Kidlit blogs are huge with librarians, but can they reach fans beyond our world? Greg Pincus, whose blog GottaBook features poetry and perspectives on children’s literature, shared his advice on using social media to find new audiences during KidLitCon 2012 at the New York Public Library on September 29.
Pincus, who spoke at the lecture, “Avoiding the Echo,” encouraged bloggers to explore other passions outside of children’s and YA literature. He mentioned Susan Taylor Brown, who blogs about poetry, but who’s also attracted a larger following by sharing her love of photography on her Facebook page. He also suggested that bloggers visit seemingly unrelated sites, explaining that once he stumbled upon a crafting site that drove traffic to his blog by linking to one of his posts. Although Pincus’s own blog isn’t craft-related, he spent time posting on the site and recommends doing the same because new fans can turn up in unlikely places.
Pincus advised bloggers to turn into trustworthy experts in their fields by publishing high-quality content and establishing a reliable online presence. Pincus brought up Lee Wind, whose blog I’m Here, I’m Queer, What the Hell Do I Read, which examines books with LGBTQ themes geared toward young people. Wind often moderates comments for hateful speech and provides a safe space for teens. Since his site is often used as a resource for young adults questioning their sexuality, Pincus also cited him as a blogger who’s succeeded in reaching audiences far beyond fans of children’s literature.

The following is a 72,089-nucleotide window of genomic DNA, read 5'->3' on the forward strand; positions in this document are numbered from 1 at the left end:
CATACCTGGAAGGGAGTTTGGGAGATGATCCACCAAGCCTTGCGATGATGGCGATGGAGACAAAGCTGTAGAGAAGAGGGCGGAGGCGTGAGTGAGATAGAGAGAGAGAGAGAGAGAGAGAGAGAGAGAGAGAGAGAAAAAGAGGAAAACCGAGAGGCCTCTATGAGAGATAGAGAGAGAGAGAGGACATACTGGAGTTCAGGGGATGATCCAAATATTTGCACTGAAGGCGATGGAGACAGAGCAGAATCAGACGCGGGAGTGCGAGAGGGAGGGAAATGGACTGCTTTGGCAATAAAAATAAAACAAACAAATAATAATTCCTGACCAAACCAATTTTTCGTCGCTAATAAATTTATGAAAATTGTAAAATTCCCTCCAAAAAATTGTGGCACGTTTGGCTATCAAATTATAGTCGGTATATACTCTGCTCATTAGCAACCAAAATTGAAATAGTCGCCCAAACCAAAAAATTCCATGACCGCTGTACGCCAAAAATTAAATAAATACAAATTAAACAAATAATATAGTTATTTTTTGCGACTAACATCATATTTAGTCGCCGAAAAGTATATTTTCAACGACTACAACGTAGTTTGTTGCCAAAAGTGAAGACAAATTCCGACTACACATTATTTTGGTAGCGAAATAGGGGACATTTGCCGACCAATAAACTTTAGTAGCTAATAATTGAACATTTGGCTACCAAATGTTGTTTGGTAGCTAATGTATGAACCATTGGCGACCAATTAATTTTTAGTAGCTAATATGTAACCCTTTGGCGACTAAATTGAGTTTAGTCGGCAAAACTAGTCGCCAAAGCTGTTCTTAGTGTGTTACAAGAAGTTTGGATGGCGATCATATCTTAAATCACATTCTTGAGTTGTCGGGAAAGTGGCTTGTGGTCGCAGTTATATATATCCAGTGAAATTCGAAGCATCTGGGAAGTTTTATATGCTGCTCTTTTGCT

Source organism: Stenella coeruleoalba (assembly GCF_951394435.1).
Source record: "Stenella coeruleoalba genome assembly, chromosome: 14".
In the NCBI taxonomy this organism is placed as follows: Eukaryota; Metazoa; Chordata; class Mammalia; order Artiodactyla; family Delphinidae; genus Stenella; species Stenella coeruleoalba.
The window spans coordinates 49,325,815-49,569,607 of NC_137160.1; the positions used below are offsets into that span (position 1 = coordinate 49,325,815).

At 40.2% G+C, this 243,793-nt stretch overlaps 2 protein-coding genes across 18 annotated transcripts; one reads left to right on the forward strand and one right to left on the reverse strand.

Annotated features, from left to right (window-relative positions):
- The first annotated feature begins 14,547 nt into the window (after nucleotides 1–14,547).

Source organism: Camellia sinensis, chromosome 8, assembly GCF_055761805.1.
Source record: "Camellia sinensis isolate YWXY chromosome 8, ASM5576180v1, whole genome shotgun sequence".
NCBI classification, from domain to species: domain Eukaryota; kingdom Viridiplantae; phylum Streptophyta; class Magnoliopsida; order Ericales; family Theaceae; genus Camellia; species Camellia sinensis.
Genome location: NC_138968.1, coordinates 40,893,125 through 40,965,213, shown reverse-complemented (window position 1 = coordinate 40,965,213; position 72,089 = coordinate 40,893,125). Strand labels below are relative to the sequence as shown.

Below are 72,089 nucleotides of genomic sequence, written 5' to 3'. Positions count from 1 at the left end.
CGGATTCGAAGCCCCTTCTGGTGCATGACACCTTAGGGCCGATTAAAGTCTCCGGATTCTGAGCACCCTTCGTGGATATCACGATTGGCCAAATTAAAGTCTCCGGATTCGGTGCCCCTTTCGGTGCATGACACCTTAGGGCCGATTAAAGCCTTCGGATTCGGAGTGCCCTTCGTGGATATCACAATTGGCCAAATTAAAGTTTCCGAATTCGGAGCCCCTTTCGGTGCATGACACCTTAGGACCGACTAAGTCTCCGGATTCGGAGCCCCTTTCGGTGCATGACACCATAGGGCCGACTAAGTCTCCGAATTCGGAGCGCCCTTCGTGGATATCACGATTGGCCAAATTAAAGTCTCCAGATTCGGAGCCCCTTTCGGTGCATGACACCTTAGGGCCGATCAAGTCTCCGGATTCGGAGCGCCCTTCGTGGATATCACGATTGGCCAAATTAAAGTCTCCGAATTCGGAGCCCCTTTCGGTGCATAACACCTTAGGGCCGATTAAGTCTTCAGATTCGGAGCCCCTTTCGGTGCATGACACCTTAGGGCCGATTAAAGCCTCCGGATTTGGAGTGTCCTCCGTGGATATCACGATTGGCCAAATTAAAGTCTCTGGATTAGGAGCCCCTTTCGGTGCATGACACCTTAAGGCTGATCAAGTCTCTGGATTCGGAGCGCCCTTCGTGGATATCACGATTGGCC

Pincus also advocates blogging about niche topics, rather than just writing about children’s books in general. For example, the popular blog, The Children’s War, also explores historical fiction and nonfiction set during World War II.
Above all, Pincus urged bloggers to share their love of children’s literature with others.
“Bring your love of the world of children’s literature to the rest of the world because they do want to hear it. They just don’t know it yet.”